MY Missionary Trip and Travels









By William Albert Adams.  This poem was written to highlight experiences he lived while serving as a missionary for The Church of Jesus Christ of Latter-day Saints to the Southern States Mission 1900-1901.


I was born in a place called Utah,

A state you all know well,

Brought up by Mormon parents,

So the truth to you I’ll tell.

I loved to join my village friends

In causing society to thrive

‘Til I was called as a Minister

At the age of Twenty-five.


The Bishop thought it would be wise

To send me on a trip

To preach the precious Gospel

With neither purse nor script.

Accordingly he took my name

And sent it to the Seer,

A man who we all recognize

As our worthy Prophet dear.


President Snow then took my name

And went in Secret Prayer

And asked to be directed

In which mission to declare.

Next day there came a letter,

And it was marked “Box B”,

And when I read, to my surprise,

I was called to Tennessee.


I left my home, my friends, my all,

And took the East bound Train

The parting, it was very sad—

The mem’ries still remain.

And every station I’d pass by

I’d hear the people say,

“There goes another Mormon,

I’d like to get his pay!

His mission, it is one from hell!

We know it for a fact.”

They read it in some History,

And it was yellow backed.

The office, it was reached in time.

The Elders, they all met,

Their instructions to receive

And appointments for to get.

The meeting, it was well enjoyed

By Elders, small and great.

And at the close my lot was cast

To labor in the Tar Heel (N.C.) state.


I left the office and my chums

And took the train once more.

The parting it was very sad

The same as time before.

I traveled over wooded lands

At a very rapid rate,

And landed in a factory town

In the old North Carolina State.


And then I met one of my faith

A Minister of God

Who beckoned me to go with him

The dusty roads to trod.

He led me to a Shady Grove

Where the Elders often go

To give their thanks to God above

For the blessings they bestow.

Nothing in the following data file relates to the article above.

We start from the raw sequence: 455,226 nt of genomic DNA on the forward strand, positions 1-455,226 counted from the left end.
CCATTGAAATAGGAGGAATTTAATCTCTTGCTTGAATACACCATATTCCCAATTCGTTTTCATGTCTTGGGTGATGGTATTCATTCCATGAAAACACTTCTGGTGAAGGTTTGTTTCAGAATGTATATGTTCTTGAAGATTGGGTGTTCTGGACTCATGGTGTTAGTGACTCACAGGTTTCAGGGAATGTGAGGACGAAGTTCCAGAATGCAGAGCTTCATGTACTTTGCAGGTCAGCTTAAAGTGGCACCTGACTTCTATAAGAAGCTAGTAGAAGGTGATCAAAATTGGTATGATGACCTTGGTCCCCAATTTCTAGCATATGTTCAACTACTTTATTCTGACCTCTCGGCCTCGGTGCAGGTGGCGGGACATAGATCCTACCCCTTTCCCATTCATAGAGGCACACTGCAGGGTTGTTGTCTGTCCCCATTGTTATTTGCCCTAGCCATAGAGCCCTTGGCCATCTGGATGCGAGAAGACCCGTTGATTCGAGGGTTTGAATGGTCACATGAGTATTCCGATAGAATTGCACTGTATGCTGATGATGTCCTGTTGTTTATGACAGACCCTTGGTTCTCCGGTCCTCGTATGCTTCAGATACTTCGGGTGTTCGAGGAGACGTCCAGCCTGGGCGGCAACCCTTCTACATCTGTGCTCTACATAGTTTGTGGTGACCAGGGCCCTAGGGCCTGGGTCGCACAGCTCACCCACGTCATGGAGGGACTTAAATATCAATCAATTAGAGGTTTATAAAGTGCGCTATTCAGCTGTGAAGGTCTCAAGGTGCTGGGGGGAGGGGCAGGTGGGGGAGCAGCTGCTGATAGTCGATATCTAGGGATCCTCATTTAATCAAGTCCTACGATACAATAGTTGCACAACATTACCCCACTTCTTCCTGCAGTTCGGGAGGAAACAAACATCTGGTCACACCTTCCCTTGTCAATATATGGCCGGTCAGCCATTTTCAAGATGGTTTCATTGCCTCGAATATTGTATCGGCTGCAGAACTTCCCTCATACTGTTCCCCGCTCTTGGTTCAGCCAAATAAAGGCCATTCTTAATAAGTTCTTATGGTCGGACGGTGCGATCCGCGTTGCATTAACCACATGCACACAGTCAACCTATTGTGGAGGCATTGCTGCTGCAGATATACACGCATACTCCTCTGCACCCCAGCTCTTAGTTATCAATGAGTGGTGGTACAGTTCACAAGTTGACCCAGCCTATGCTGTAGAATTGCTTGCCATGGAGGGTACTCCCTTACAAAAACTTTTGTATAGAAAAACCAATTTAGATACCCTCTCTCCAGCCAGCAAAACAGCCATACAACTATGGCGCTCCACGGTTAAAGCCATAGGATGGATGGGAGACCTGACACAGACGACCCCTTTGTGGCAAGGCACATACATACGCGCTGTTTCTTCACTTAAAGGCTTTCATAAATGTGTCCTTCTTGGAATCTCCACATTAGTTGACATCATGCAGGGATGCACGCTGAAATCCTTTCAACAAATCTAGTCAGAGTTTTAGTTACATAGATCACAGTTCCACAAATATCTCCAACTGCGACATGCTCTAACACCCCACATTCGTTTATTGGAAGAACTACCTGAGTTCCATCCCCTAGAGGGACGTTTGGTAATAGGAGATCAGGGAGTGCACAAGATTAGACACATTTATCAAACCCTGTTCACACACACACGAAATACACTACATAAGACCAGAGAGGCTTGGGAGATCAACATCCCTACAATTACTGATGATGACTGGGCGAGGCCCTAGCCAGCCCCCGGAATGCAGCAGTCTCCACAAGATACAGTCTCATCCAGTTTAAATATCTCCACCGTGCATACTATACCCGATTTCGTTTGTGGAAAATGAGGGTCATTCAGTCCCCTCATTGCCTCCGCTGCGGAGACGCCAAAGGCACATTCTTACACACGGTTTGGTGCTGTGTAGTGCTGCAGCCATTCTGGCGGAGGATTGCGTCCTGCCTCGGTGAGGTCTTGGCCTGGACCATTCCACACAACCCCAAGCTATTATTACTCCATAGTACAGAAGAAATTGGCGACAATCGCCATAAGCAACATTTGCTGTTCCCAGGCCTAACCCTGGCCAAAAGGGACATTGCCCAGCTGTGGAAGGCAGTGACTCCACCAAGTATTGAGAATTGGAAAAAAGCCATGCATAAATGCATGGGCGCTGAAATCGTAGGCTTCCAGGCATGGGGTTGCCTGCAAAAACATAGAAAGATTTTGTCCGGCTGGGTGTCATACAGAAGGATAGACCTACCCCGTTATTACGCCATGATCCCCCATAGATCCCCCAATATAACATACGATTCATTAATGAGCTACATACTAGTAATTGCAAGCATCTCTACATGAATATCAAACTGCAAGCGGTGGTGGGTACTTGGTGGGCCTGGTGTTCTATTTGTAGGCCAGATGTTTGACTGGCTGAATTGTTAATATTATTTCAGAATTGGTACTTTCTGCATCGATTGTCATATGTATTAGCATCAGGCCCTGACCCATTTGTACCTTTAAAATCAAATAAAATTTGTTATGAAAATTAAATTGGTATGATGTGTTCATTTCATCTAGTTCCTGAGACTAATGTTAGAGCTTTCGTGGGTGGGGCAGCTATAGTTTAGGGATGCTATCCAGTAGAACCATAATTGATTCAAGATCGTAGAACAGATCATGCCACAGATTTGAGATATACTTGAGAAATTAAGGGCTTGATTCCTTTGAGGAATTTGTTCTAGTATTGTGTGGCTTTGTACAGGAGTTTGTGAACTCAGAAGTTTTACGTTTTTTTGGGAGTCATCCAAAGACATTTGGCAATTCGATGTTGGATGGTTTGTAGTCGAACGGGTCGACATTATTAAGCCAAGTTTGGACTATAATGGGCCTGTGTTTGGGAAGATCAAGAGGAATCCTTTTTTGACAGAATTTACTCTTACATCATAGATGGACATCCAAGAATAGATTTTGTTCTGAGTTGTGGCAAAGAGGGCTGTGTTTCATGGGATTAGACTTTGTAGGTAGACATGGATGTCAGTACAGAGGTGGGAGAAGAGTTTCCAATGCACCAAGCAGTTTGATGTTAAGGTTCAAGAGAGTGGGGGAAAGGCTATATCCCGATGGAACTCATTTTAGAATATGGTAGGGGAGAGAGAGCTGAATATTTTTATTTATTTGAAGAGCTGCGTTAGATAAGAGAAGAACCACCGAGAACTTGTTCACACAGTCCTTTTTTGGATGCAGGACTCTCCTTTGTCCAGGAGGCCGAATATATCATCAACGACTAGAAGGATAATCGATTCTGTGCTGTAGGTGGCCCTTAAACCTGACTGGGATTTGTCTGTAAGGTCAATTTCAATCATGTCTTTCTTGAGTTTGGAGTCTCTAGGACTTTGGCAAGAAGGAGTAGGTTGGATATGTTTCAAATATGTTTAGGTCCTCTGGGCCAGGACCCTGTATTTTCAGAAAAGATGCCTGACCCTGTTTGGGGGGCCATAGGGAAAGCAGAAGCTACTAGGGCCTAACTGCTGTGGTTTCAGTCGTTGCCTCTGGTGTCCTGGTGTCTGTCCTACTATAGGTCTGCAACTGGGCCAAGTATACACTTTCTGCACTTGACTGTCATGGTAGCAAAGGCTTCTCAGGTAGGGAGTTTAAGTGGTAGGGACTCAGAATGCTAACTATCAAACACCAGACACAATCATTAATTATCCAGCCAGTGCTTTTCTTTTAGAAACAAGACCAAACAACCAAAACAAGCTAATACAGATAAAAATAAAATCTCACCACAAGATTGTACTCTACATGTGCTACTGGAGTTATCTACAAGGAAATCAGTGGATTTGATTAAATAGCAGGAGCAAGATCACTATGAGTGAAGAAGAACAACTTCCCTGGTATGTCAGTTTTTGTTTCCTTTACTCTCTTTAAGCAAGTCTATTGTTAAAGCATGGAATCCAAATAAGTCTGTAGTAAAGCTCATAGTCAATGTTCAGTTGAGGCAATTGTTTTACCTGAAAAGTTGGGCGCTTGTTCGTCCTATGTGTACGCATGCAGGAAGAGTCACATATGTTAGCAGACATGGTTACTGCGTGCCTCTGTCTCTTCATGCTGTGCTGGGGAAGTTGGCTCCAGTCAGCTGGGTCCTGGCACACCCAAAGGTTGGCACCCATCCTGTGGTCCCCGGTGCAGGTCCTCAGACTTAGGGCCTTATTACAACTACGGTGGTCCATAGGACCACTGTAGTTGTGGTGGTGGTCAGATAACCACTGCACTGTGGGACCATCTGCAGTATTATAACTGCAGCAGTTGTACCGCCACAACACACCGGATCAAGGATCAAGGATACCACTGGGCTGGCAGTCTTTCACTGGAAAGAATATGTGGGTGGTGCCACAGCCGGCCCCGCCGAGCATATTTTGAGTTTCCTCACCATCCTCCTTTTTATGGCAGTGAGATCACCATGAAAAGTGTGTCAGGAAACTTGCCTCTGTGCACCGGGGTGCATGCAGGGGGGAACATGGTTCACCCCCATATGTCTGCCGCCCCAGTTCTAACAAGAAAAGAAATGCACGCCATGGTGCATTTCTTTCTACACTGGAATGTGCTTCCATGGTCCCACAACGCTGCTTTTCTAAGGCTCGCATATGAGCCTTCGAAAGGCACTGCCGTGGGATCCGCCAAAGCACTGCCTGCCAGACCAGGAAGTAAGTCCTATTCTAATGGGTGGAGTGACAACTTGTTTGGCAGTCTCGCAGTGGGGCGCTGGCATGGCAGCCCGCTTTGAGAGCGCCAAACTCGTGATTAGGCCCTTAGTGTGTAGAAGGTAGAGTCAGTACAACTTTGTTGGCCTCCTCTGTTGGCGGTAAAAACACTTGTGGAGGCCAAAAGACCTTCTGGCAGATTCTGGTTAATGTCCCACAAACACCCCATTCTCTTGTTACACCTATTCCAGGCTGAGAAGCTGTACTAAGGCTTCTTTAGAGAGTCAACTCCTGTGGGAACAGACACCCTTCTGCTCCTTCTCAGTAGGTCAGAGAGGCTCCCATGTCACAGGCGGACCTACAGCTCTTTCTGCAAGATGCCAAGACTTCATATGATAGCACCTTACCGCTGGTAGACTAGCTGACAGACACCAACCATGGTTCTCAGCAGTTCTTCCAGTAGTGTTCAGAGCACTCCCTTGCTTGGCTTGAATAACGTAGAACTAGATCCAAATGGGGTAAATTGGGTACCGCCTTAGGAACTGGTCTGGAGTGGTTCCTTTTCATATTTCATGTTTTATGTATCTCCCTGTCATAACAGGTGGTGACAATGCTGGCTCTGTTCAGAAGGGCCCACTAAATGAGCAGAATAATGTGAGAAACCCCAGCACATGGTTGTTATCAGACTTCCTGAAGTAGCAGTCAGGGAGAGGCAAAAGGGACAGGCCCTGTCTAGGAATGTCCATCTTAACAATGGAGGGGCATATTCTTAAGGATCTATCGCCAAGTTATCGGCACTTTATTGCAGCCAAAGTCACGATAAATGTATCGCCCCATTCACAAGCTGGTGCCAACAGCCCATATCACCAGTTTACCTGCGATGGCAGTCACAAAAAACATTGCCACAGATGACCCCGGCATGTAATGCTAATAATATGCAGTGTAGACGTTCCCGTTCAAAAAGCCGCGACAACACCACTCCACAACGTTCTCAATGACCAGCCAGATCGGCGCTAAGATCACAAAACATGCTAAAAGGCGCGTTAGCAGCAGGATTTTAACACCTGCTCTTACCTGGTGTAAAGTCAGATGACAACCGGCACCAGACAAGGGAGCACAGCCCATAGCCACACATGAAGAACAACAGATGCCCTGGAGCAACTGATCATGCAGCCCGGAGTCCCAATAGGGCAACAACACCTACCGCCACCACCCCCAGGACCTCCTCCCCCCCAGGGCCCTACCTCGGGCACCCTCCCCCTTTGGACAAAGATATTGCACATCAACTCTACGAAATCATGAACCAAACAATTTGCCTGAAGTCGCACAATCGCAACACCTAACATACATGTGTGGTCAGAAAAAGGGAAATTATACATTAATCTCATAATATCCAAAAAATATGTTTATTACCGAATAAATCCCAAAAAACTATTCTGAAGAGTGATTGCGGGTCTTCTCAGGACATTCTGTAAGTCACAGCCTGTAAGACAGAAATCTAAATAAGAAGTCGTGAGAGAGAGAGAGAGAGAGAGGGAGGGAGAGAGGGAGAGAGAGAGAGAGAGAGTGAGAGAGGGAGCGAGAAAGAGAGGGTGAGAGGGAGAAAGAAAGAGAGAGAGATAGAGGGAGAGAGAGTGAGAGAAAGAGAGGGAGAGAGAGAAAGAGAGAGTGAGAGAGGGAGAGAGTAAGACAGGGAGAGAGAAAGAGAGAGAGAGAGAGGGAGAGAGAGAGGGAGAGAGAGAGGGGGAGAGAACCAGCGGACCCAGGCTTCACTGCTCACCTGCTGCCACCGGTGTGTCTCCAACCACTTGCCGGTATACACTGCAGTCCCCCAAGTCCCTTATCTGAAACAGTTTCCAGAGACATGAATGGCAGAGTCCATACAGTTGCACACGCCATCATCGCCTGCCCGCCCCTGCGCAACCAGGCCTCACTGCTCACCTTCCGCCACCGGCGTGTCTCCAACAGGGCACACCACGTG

He showed me where he slept that night.

The grass was leveled down.

At first I could not understand

For ‘twas near a Christian town.

But after I had tried the same

I understood it all

‘Twas only to test the servants of God.

It was witnessed by Peter and Paul.


He led me to his nearest friend

Which was over ten miles away.

My empty stomach and empty grip

Caused us to lag in the sun all day.

At last we reeled up to the house.

I staggered in the door.

So tired, feet sore, hungry and weak

I felt my days were o’er.


Our supper it was soon prepared.

I couldn’t control my appetite.

They found that I was head to head

Putting victuals out of sight.

The diet it was very strange.

This is what we had to eat—

Corn bread, molasses, collards,

Field peas and also meat.


We would travel through the country

From early morn ‘til night

Distributing our literature

To friend and foe alike.

The preachers they would scoff at us

Call us Knaves, Imposters and Scamps.

“We’ve got the Gospel in on the shelf

So away with you Mormon Tramps.”


My companion tried to break me in.

He called on me to preach.

I hadn’t stood there very long

Before I took my seat.

I hadn’t scarcely struck the chair

‘Til my heart began to throb

When armed masked men rush in the door.

I could see it was a mob.

The leader he rushed through the house.

We scuffled to the door

Where he was aided by his imps.

There were just a half a score.


They dragged me from the house at once

From companion and friends yet new.

When they waved their guns about my head

I wondered what they’d do.

The crack of guns and cries from friends

Rang through the Midnight air.

And overpowered as I was, I could but lisp

A silent prayer.

They struck me till my breath had fled.

Then to complete their sin

They took me to the River Bridge

Where they had planned to plunge me in.

But as the Bridge was far away

And our wooded route was dim

My prayer had been fully answered

Before we reached the brim.


At first they would not let me speak.

But I started after a while.

‘Twas my longest sermon while in the South

For its length was near 4 miles!

Their hearts were touched by the power of God

As He had prompted me.

So instead of being thrown over board

They decided to set me free.


I could tell you how from mobs I’ve fled

To save my threatened life,

Which they’d have severed from me

By a Ball or Bowing Knive.

With heart in mouth and grip in hand,

My long legs almost flew

Until I reached a boat and crossed

The river from their view.


But since that time, how scenes have changed.

It’s been all peace and joy.

I’ve met with friends on every hand

Where mobs do not annoy.

I’ve added many to Christ’s fold

That have sought the narrow way.

My forgiving prayer to Mobbers is

That they’ll obey God’s will some day.

Harkers Island, North Carolina Seminar 1987
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